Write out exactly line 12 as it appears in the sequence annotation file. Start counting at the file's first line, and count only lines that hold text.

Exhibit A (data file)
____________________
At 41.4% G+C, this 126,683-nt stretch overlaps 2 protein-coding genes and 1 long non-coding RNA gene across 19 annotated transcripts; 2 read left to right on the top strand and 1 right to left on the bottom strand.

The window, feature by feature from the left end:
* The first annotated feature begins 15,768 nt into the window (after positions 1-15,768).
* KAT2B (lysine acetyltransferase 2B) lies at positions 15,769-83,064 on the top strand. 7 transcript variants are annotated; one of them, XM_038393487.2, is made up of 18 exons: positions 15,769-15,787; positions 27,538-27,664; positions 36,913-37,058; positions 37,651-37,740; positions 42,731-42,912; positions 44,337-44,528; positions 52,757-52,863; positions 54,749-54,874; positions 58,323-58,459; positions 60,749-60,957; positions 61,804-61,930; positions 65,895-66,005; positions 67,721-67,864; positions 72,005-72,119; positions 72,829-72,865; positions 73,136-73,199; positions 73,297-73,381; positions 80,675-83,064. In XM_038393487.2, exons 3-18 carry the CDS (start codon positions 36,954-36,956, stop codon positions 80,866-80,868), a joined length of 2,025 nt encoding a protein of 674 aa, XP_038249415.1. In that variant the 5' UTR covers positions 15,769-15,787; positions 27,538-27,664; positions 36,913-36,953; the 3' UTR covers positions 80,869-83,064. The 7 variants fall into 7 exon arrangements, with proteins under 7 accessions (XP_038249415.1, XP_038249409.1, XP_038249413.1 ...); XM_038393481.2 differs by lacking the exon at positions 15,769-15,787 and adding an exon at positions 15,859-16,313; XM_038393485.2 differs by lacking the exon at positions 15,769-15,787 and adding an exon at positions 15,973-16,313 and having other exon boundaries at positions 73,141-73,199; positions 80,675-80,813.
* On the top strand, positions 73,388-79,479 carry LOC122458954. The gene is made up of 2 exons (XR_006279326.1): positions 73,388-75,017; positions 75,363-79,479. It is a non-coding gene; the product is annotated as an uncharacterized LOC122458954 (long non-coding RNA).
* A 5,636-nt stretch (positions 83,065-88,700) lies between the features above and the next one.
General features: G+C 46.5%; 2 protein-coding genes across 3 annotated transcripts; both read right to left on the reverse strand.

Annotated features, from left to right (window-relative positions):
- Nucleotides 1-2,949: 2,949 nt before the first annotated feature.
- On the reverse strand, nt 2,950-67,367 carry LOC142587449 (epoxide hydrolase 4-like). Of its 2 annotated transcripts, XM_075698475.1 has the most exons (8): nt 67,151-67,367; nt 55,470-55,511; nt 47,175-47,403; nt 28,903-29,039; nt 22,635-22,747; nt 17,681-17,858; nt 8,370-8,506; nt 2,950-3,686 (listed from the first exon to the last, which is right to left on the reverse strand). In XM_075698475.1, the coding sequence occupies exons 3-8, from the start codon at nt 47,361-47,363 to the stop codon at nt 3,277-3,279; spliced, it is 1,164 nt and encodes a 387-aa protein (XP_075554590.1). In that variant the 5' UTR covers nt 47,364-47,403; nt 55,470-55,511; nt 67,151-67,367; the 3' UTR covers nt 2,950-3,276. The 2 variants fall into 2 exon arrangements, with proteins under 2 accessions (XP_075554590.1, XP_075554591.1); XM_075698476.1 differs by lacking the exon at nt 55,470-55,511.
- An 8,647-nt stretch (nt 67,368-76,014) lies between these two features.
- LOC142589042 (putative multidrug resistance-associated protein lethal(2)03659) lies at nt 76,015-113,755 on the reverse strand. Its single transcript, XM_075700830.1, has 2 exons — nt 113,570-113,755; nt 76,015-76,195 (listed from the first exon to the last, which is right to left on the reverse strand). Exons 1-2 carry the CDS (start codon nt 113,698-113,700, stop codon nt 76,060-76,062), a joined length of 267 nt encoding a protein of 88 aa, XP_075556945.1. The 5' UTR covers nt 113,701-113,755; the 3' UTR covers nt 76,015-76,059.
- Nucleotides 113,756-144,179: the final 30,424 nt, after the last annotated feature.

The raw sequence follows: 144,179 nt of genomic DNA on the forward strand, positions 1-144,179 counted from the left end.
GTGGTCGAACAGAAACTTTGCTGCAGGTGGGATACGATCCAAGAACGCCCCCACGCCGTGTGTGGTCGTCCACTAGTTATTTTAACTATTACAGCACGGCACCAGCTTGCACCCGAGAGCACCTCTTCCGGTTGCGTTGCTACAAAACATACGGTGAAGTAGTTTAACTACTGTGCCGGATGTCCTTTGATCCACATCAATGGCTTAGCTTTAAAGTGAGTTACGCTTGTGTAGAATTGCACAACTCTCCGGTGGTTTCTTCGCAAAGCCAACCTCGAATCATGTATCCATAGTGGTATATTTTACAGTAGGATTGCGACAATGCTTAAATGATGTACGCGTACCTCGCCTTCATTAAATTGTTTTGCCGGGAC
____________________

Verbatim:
- LOC142589042 (putative multidrug resistance-associated protein lethal(2)03659) lies at nt 76,015-113,755 on the reverse strand. Its single transcript, XM_075700830.1, has 2 exons — nt 113,570-113,755; nt 76,015-76,195 (listed from the first exon to the last, which is right to left on the reverse strand). Exons 1-2 carry the CDS (start codon nt 113,698-113,700, stop codon nt 76,060-76,062), a joined length of 267 nt encoding a protein of 88 aa, XP_075556945.1. The 5' UTR covers nt 113,701-113,755; the 3' UTR covers nt 76,015-76,059.